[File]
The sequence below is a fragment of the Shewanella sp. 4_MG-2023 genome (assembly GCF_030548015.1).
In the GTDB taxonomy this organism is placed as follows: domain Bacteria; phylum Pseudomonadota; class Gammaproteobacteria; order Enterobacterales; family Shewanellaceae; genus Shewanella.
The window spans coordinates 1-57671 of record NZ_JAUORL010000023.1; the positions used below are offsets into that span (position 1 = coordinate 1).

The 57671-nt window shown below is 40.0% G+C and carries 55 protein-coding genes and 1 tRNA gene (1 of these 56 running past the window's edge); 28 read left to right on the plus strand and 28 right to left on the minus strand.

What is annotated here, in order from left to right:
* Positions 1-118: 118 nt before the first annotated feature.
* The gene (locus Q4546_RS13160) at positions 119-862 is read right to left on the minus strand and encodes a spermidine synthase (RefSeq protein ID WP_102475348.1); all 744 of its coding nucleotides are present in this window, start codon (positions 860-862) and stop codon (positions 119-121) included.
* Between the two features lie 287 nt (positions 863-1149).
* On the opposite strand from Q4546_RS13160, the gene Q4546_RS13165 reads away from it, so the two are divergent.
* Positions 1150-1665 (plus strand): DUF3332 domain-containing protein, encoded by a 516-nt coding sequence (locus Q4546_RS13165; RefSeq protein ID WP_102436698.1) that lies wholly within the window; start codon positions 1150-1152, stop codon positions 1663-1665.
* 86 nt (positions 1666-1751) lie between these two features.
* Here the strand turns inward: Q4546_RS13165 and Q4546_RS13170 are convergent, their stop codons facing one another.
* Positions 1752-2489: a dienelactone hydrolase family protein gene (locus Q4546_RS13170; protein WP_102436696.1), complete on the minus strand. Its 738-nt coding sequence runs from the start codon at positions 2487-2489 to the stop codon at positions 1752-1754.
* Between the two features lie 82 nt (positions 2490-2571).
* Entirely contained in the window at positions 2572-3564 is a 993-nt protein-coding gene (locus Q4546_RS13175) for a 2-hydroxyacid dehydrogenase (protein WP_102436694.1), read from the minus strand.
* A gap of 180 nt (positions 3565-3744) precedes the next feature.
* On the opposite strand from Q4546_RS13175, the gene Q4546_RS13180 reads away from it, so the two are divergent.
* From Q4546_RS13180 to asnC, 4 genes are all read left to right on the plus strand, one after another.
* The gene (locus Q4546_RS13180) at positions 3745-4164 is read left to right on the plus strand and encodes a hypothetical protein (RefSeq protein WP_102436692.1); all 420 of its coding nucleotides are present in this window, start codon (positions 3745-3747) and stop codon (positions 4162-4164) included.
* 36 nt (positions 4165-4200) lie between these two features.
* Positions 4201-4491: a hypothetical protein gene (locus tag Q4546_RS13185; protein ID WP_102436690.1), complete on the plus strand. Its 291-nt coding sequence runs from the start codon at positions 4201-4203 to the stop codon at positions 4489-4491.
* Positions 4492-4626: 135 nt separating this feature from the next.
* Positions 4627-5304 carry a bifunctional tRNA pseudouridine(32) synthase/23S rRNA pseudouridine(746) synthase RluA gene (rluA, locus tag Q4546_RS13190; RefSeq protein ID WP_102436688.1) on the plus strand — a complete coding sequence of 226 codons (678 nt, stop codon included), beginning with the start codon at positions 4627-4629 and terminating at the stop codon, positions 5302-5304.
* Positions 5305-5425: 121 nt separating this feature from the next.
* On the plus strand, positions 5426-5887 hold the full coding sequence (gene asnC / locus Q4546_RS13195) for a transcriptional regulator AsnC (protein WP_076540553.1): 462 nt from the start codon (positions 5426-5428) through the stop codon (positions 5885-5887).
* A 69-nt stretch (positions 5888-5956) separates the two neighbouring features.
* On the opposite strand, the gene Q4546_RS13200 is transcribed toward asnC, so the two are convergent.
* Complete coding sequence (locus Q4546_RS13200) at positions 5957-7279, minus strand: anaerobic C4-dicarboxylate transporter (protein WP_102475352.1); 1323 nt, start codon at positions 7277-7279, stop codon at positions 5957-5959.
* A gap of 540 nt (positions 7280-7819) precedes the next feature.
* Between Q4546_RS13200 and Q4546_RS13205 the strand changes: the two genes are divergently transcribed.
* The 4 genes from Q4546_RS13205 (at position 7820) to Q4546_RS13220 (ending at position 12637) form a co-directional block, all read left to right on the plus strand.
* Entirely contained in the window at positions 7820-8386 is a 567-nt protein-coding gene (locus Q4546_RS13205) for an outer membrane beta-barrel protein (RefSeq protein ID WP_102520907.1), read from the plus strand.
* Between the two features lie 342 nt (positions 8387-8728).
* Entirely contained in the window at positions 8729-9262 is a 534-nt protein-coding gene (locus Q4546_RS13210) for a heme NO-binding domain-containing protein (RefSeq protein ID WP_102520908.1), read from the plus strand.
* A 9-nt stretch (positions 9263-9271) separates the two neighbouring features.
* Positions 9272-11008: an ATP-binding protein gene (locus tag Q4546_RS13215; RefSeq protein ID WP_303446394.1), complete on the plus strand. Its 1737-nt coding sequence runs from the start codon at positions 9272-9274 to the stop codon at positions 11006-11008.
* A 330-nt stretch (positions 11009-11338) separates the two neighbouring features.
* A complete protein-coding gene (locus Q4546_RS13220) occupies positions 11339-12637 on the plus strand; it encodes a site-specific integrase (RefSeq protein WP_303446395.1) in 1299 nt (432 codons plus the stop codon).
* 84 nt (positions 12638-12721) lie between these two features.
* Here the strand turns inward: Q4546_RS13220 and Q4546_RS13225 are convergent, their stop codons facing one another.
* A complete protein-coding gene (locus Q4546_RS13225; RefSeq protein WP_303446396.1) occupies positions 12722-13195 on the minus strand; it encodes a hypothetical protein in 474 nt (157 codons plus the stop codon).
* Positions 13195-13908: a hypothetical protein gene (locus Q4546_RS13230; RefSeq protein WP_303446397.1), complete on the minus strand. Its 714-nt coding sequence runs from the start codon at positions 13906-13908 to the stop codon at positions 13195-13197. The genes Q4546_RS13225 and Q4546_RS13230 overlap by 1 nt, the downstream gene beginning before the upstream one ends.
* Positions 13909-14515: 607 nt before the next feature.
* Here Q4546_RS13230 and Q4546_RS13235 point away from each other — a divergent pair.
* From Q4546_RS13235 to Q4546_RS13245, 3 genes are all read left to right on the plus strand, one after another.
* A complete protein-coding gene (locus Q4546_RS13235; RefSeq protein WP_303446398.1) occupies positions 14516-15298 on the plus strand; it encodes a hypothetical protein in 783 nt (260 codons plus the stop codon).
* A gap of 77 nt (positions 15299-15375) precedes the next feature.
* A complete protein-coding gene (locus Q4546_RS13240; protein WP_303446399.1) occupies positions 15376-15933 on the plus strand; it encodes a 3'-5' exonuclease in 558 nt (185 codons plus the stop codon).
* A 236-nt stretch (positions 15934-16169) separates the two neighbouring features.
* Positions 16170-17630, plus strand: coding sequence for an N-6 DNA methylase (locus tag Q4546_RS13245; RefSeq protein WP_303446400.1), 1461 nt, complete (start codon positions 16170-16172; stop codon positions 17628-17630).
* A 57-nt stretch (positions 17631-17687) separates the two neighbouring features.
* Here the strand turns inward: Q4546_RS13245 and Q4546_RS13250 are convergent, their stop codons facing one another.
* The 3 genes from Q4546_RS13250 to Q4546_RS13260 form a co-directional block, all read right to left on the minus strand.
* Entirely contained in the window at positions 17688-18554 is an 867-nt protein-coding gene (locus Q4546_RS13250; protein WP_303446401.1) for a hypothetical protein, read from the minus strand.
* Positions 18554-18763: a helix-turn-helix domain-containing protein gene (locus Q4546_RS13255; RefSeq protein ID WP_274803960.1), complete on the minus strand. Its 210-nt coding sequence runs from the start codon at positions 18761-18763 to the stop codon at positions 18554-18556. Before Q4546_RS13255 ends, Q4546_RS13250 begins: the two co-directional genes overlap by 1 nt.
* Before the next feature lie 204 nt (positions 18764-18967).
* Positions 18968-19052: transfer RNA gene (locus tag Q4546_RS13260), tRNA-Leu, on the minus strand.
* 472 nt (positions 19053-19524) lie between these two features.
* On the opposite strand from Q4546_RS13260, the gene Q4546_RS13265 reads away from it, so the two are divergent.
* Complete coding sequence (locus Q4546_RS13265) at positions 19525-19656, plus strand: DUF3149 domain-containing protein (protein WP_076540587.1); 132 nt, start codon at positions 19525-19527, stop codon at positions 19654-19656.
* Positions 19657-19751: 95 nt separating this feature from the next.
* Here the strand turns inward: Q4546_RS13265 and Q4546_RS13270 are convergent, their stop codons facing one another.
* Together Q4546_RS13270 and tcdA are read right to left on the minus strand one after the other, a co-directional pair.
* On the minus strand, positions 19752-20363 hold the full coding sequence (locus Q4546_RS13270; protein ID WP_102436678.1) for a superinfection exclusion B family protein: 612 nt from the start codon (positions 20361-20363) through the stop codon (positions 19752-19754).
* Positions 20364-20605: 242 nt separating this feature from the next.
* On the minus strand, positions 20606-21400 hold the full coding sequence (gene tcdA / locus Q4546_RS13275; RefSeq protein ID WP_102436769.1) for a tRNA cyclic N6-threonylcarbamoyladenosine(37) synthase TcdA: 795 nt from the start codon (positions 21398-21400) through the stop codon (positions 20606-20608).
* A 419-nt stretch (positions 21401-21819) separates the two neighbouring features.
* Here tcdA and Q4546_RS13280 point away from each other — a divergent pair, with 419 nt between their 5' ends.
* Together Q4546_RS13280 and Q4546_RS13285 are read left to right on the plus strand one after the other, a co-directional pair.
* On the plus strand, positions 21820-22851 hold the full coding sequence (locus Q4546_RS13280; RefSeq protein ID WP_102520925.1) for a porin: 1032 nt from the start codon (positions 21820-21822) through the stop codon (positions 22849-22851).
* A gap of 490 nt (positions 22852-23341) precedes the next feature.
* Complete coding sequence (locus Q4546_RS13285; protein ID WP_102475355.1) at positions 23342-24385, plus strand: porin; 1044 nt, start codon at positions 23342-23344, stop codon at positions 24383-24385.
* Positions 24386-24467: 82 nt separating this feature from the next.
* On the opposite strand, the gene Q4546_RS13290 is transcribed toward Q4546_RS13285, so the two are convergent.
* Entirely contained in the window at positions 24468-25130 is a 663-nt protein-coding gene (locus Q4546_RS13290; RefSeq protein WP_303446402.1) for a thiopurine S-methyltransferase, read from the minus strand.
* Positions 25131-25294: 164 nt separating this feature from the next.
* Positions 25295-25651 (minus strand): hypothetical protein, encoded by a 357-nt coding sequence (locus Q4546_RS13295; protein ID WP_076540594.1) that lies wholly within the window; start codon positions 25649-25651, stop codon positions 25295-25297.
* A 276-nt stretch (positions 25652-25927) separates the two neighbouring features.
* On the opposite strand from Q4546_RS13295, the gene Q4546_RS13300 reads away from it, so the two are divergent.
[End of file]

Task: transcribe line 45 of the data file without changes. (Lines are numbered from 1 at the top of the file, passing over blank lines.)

* From Q4546_RS13235 to Q4546_RS13245, 3 genes are all read left to right on the plus strand, one after another.